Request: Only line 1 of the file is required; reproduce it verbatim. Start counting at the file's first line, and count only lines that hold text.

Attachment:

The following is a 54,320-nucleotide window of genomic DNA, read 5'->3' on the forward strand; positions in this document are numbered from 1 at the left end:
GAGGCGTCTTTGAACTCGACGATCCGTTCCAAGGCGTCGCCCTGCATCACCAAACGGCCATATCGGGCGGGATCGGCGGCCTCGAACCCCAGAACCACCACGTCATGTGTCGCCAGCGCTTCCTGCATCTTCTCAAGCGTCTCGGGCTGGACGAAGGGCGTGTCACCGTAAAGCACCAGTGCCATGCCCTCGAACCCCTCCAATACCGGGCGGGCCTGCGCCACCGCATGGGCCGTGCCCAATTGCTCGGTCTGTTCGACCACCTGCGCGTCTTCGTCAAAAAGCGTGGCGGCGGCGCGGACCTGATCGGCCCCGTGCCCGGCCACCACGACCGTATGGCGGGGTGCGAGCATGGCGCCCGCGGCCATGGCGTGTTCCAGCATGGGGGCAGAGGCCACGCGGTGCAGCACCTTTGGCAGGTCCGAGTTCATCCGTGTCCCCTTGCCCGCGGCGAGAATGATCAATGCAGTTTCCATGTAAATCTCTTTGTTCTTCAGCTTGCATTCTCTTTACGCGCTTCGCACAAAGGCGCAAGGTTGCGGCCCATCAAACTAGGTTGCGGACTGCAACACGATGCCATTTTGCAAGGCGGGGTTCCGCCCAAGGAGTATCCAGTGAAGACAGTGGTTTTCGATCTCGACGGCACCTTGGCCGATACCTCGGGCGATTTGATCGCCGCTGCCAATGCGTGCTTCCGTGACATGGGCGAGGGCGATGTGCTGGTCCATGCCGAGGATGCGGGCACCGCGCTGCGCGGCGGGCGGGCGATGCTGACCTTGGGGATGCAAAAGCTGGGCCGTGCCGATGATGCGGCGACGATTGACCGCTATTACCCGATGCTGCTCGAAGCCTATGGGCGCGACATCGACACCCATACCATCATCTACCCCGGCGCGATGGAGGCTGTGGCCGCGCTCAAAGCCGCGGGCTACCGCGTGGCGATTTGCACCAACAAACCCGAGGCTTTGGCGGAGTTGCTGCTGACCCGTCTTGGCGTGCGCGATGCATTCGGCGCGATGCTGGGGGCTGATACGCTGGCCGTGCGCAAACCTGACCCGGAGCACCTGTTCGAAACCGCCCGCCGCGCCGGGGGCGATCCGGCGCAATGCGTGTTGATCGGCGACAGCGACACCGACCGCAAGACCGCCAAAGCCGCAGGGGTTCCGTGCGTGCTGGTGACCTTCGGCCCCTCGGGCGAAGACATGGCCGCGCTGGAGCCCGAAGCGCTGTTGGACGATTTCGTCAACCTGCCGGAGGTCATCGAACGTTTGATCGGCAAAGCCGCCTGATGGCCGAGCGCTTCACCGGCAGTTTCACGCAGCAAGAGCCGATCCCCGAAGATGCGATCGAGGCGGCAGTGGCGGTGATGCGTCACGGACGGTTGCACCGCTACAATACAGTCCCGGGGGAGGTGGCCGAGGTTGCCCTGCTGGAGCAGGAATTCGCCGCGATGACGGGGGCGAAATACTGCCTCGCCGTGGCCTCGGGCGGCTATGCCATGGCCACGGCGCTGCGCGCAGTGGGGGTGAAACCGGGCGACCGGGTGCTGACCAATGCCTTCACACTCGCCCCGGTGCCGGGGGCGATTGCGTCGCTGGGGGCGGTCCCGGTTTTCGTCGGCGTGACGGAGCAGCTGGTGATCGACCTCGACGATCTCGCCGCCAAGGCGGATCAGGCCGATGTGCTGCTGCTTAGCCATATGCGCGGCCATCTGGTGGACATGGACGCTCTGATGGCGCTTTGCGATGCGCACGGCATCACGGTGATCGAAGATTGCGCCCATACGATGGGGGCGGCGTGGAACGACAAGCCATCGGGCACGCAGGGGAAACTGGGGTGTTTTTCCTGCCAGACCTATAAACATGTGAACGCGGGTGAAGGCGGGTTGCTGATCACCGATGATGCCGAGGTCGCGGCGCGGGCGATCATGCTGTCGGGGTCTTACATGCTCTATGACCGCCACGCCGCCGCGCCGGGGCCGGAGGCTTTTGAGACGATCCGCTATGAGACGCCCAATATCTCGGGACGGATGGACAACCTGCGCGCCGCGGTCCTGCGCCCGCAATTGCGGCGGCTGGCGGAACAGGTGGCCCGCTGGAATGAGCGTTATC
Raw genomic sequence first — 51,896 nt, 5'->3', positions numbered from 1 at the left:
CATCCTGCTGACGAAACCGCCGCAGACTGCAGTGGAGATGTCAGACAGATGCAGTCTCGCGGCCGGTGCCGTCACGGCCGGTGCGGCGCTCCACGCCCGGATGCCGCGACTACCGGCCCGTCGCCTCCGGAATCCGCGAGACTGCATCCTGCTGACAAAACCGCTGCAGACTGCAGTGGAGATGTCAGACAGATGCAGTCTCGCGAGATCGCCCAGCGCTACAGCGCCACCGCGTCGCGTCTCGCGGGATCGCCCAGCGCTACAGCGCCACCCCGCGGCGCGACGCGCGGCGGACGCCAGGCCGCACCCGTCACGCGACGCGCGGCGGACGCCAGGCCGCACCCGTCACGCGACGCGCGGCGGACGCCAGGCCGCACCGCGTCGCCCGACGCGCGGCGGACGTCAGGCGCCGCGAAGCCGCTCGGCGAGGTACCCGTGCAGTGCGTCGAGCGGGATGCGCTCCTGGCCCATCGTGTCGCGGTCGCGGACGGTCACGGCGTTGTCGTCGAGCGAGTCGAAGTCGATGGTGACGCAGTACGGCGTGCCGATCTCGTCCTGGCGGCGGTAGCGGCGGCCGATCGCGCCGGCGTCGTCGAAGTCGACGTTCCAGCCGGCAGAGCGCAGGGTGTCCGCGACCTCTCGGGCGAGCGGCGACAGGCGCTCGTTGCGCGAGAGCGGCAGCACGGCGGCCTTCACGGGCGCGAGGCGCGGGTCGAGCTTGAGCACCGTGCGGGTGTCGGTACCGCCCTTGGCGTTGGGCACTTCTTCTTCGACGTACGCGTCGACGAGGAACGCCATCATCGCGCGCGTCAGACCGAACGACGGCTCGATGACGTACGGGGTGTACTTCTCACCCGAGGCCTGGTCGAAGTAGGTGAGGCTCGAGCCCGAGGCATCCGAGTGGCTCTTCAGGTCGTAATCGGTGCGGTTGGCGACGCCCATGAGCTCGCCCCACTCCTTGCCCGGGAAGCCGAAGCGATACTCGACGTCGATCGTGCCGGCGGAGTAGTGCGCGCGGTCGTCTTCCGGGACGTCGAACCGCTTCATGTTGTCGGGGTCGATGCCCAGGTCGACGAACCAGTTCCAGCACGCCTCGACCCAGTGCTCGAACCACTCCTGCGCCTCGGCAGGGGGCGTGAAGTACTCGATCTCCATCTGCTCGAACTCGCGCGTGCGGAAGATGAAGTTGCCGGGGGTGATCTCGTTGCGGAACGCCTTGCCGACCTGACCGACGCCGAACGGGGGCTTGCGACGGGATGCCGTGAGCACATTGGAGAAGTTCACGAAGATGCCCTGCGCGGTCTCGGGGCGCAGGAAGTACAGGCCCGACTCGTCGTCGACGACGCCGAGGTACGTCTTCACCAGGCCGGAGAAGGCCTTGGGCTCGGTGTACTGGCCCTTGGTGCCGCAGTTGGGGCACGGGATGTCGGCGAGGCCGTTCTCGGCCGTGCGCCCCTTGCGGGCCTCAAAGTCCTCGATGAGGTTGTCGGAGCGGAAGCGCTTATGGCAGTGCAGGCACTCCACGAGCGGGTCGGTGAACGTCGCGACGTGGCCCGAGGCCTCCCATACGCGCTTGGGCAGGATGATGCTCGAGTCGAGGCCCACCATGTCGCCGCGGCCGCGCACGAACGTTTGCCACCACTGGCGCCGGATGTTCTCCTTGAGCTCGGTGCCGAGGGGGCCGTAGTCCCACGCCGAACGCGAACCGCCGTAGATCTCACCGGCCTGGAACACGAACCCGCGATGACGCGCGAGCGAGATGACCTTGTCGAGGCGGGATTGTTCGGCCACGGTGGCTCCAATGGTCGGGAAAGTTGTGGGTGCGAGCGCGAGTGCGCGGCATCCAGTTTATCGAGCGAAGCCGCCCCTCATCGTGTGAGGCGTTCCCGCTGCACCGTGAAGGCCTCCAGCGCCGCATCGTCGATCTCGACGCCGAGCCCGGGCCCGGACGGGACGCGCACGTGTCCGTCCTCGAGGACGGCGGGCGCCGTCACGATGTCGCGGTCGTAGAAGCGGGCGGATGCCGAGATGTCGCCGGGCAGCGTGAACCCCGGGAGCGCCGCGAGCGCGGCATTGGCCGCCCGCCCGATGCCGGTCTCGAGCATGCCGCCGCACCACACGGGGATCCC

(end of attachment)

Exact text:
The following is a 54,320-nucleotide window of genomic DNA, read 5'->3' on the forward strand; positions in this document are numbered from 1 at the left end: